Guiding principles for running an effective organization: Have thick skin and be nimble. You always have to stay focused on the APS Type 1 individuals in your community, the APS Type 1 parents, and then the APS Type 1 community as a whole and focus your activities to support the community as best you can. You won’t always make the decision that makes everyone happy but focus on the decision that impacts the majority where you can…that’s probably my best guiding principle that I try to operate with.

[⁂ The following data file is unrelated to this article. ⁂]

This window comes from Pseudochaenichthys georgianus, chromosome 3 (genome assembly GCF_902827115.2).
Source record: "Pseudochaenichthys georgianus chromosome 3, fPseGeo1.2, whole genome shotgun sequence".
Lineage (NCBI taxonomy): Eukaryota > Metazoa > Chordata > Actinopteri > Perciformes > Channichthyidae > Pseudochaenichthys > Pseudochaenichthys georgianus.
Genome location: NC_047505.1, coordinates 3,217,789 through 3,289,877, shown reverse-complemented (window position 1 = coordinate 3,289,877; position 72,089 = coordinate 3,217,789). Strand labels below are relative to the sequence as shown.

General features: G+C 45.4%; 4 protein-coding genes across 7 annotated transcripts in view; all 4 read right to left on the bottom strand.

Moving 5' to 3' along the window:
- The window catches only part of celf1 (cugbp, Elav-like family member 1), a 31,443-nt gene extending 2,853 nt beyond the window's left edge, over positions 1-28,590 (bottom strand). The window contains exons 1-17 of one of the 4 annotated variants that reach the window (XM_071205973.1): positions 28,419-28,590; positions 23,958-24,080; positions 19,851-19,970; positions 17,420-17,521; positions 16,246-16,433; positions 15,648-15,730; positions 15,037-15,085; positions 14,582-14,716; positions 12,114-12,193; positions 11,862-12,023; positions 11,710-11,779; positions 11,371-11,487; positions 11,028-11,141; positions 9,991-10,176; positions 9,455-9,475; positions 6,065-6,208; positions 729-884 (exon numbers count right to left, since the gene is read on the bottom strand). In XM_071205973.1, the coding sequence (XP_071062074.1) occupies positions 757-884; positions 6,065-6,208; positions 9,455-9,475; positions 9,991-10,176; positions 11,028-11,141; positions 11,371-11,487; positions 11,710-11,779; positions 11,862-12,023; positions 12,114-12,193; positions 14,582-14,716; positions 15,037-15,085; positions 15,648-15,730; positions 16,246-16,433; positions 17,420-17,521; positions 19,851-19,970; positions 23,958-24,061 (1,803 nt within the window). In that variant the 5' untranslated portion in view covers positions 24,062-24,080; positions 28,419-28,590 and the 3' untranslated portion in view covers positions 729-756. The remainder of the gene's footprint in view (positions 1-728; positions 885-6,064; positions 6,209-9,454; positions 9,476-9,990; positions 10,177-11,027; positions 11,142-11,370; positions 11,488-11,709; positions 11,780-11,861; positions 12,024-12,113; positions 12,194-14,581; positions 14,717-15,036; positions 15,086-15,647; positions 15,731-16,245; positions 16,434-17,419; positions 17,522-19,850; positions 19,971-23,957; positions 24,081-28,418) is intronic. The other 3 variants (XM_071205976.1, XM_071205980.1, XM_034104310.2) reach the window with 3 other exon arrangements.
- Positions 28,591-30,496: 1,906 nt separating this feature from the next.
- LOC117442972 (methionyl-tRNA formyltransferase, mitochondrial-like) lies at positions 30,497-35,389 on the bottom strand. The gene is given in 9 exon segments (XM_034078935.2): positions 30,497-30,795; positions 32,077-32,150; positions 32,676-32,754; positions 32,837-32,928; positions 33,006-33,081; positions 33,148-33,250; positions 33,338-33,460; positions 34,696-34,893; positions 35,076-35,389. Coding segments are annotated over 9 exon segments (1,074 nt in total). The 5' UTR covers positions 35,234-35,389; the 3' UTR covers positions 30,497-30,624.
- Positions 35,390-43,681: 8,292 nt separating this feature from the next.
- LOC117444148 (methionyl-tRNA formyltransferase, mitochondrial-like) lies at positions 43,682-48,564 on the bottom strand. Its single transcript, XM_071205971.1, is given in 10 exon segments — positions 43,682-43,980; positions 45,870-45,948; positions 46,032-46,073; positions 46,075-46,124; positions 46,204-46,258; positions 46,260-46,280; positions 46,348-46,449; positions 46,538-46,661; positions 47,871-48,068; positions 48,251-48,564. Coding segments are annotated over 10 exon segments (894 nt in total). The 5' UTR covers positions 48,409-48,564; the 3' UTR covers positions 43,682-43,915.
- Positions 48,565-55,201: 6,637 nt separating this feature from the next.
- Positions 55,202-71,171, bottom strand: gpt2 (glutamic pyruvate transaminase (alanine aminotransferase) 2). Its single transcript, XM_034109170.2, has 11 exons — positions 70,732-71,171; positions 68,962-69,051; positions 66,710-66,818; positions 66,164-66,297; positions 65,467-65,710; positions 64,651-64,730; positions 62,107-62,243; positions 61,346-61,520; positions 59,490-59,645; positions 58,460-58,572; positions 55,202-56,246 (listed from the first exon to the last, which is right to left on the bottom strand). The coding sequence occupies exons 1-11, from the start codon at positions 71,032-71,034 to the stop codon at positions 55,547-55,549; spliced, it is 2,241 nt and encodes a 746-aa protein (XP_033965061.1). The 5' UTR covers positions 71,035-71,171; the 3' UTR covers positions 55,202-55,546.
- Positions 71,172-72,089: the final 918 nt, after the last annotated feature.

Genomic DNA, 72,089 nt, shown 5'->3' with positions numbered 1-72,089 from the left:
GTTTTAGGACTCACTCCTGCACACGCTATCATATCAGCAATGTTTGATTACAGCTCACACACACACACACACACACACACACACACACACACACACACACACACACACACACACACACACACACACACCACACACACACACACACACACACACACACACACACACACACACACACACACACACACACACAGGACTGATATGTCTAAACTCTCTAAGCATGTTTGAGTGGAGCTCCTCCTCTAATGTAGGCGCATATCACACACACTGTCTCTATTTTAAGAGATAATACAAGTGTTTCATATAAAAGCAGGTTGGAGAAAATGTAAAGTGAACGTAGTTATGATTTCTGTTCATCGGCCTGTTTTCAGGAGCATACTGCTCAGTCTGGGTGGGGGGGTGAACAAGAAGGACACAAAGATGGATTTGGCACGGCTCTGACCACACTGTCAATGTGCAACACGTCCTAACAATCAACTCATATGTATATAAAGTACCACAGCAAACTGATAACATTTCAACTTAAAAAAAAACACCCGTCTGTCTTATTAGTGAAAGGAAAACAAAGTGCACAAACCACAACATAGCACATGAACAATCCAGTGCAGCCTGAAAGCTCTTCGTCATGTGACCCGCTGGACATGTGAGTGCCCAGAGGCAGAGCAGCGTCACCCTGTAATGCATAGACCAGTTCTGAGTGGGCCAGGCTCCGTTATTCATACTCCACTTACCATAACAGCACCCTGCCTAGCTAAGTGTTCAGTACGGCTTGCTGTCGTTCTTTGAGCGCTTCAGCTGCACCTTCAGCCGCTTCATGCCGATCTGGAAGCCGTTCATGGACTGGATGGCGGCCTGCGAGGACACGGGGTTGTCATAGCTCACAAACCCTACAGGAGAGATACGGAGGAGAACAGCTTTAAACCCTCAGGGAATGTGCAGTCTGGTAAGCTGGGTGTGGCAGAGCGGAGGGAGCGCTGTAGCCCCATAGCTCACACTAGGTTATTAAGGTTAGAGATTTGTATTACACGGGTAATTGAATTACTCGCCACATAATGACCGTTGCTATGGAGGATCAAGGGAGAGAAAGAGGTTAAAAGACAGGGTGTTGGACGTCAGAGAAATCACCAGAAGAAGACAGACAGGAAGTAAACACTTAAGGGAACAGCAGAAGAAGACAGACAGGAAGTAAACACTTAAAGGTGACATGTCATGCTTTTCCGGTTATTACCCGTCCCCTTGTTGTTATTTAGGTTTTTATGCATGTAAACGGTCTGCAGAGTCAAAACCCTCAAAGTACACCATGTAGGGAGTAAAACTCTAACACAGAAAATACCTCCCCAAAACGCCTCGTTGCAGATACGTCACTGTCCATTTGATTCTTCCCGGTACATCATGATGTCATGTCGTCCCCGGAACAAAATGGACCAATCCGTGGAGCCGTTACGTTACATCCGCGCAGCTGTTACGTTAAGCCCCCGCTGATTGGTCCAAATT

Best way to keep your organization relevant: We have a fantastic board of volunteers from the U.S. and Canada. It’s very small. There are only six of us, but it’s important for us to actively work to understand what’s not only going on with our patient population, but also in the broader community. Information around APS Type 1 is exploding all the time and it can be overwhelming. What we try to do is chunk things down. In the rare community, whether it’s coming from Global Genes, whether we’re getting information from NORD, the National Institutes of Health, or the Immune Deficiency Foundation, we try to help to distill it down to meaningful chunks of information that provides appropriate information to our community. They rely on us because it’s difficult to be able to understand everything that’s going on. A great example for us is one of our board members, Dave Seyfert. He’s not a physician, but he’s a pretty smart dad of an APS Type 1 patient. He takes any clinical study or research paper that comes out and he reads it and tries to distill it down for a lay person. Then when we put our clinical information up online, Dave will usually put a short paragraph with it. It’s incredibly valuable to our community because sometimes you’re looking at these clinical studies and have no idea what it’s saying. Sometimes it can be scary when they’re read alone, but we try to add a little bit of an APS Type 1 spin on things for our community.